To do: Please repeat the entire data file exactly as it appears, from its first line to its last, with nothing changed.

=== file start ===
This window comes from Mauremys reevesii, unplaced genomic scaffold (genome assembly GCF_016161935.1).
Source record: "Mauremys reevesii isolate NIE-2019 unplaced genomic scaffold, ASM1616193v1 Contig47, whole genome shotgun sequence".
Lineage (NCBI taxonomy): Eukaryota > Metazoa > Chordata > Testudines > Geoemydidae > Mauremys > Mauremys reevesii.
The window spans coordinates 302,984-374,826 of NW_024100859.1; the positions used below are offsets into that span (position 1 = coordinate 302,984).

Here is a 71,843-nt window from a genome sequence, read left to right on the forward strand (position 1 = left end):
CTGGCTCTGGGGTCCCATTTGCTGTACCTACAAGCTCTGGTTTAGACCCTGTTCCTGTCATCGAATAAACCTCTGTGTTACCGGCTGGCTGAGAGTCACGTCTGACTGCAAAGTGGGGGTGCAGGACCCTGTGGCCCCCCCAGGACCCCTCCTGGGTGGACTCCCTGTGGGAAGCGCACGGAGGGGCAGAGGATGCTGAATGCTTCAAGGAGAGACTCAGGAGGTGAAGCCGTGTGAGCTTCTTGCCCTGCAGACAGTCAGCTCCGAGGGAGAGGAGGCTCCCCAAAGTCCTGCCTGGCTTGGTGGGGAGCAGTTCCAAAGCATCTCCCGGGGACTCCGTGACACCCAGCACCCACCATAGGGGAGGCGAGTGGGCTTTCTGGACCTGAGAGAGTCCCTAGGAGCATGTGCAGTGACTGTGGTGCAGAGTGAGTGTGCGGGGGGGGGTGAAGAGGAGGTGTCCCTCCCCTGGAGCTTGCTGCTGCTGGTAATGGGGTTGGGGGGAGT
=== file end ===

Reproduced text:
This window comes from Mauremys reevesii, unplaced genomic scaffold (genome assembly GCF_016161935.1).
Source record: "Mauremys reevesii isolate NIE-2019 unplaced genomic scaffold, ASM1616193v1 Contig47, whole genome shotgun sequence".
Lineage (NCBI taxonomy): Eukaryota > Metazoa > Chordata > Testudines > Geoemydidae > Mauremys > Mauremys reevesii.
The window spans coordinates 302,984-374,826 of NW_024100859.1; the positions used below are offsets into that span (position 1 = coordinate 302,984).

Here is a 71,843-nt window from a genome sequence, read left to right on the forward strand (position 1 = left end):
CTGGCTCTGGGGTCCCATTTGCTGTACCTACAAGCTCTGGTTTAGACCCTGTTCCTGTCATCGAATAAACCTCTGTGTTACCGGCTGGCTGAGAGTCACGTCTGACTGCAAAGTGGGGGTGCAGGACCCTGTGGCCCCCCCAGGACCCCTCCTGGGTGGACTCCCTGTGGGAAGCGCACGGAGGGGCAGAGGATGCTGAATGCTTCAAGGAGAGACTCAGGAGGTGAAGCCGTGTGAGCTTCTTGCCCTGCAGACAGTCAGCTCCGAGGGAGAGGAGGCTCCCCAAAGTCCTGCCTGGCTTGGTGGGGAGCAGTTCCAAAGCATCTCCCGGGGACTCCGTGACACCCAGCACCCACCATAGGGGAGGCGAGTGGGCTTTCTGGACCTGAGAGAGTCCCTAGGAGCATGTGCAGTGACTGTGGTGCAGAGTGAGTGTGCGGGGGGGGGTGAAGAGGAGGTGTCCCTCCCCTGGAGCTTGCTGCTGCTGGTAATGGGGTTGGGGGGAGT